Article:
Beyond Consent: Seeking Justice in Research

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Jeffrey P. Kahn, Anna C. Mastroianni, Jeremy Sugarman
Oxford University Press, Sep 3, 1998 - Medical - 208 pages
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Patients with cancer and AIDS now clamor for access to clinical trials. Federal policies governing research that once emphasized protecting subjects from dangerous research now promote access to clinical research. Have claims about justice and access to the benefits of research eclipsed concerns about consent and protection from risks? How can we make good and fair decisions about the selection of subjects and other questions of justice in research? Beyond Consent examines the concept of justice and its application to human subject research through the different lenses of important research populations: children, the vulnerable sick, captive and convenient populations, women, people of color, and subjects in international settings. To set the stage for this examination, and introductory chapter addresses the evolution of research policies. After a look at specific subject populations, the authors discuss the concept of justice for research with human subjects in the future and analyze justice throughout the research enterprise.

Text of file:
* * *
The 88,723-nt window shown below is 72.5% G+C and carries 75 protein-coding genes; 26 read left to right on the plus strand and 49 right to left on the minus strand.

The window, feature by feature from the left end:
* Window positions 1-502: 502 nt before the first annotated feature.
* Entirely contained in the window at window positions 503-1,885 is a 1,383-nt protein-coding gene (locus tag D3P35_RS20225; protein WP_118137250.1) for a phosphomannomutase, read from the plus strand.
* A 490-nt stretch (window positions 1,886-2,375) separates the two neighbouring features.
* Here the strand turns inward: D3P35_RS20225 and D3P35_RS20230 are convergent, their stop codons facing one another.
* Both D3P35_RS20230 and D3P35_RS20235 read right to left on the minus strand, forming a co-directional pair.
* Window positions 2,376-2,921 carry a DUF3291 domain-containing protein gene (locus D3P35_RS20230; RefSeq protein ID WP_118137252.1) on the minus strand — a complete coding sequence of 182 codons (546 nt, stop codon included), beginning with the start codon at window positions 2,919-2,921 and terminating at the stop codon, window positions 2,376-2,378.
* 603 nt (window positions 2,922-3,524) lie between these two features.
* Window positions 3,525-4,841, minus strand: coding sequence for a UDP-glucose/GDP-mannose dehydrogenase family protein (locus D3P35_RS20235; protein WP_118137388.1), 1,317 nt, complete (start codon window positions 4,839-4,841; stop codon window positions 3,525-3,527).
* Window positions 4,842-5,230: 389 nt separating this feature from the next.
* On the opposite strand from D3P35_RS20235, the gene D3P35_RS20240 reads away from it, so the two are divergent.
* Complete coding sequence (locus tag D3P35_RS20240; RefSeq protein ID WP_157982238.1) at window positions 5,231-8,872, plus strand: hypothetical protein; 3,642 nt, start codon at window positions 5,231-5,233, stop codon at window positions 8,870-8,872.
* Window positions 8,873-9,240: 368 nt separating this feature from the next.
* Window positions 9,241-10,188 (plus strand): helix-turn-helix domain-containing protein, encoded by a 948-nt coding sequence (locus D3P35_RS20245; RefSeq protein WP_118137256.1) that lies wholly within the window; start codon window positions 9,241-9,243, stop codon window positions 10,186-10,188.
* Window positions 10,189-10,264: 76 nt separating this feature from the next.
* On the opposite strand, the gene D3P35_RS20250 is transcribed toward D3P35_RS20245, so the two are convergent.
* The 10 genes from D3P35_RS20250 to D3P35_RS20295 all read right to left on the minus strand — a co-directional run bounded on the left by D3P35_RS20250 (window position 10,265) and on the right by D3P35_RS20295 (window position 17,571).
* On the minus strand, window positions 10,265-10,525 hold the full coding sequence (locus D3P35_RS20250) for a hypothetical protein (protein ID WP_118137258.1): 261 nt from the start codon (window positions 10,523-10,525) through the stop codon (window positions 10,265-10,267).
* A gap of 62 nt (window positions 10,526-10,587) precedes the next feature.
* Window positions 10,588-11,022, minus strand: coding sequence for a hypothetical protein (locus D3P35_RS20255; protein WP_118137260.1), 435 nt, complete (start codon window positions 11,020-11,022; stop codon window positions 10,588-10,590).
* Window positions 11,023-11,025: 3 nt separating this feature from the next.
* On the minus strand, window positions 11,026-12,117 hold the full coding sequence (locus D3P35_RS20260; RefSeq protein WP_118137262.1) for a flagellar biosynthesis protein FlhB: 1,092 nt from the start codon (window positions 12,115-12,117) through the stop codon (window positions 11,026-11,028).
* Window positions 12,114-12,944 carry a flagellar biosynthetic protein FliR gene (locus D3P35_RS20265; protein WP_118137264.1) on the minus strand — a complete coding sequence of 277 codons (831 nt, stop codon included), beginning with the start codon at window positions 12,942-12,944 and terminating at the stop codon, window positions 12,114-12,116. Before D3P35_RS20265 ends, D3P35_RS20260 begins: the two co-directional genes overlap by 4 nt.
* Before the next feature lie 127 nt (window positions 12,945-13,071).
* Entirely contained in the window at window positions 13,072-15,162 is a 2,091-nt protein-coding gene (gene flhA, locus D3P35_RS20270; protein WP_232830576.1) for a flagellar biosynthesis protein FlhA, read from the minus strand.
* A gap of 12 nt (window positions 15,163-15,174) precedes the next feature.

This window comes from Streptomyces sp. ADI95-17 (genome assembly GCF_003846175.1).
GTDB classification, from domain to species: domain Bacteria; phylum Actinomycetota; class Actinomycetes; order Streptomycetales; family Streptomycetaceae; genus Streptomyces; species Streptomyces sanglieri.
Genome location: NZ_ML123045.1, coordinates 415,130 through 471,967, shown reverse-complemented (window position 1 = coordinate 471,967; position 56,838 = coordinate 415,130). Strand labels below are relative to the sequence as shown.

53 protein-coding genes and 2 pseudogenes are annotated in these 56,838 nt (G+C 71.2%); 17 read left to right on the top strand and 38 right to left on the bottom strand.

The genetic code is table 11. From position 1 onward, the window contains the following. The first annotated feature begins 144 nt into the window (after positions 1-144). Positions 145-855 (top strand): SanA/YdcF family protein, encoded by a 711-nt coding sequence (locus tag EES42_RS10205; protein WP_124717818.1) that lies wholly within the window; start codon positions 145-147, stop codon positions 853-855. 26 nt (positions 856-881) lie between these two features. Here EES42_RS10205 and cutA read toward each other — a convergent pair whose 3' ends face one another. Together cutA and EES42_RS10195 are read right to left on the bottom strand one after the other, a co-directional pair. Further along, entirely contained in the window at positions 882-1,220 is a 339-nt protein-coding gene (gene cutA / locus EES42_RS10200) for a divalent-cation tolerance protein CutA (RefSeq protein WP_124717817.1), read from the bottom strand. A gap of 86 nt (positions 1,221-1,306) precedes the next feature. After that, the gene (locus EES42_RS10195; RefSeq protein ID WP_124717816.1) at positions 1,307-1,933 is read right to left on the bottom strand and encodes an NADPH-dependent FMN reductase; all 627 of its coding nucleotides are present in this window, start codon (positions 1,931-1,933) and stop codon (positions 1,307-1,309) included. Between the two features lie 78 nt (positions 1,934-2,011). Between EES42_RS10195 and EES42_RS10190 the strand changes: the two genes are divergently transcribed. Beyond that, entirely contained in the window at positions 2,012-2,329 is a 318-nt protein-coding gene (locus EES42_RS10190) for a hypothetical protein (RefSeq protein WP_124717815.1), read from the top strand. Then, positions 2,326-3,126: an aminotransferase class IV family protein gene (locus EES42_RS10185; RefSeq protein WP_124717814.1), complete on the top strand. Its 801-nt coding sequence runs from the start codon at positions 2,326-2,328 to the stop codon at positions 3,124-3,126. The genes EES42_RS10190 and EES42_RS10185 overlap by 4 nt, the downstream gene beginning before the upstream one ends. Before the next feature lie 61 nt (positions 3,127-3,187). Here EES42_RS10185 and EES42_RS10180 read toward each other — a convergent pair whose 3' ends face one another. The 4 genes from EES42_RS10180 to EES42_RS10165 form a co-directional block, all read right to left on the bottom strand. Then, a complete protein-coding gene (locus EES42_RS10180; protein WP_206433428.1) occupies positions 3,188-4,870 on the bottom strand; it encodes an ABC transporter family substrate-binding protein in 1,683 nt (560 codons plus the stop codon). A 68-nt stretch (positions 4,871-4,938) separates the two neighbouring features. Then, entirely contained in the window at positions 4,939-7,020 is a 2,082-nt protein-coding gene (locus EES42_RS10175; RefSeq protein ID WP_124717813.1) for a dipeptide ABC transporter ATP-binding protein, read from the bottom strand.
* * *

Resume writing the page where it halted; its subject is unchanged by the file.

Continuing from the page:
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Contents

An Introduction and Overview
1
2 The Evolving Story of Justice in Federal Research Policy
11
3 Research on the Vulnerable Sick
32
4 Children As Research Subjects
47
5 Gender and Research
67
6 Race Justice and Research
88
7 Convenient and Captive Populations
111
8 Justice in International Research
131
9 Theories of Justice in the Context of Research
147
10 Implementing Justice in a Changing Research Environment
166
Appendix
175
Index
181
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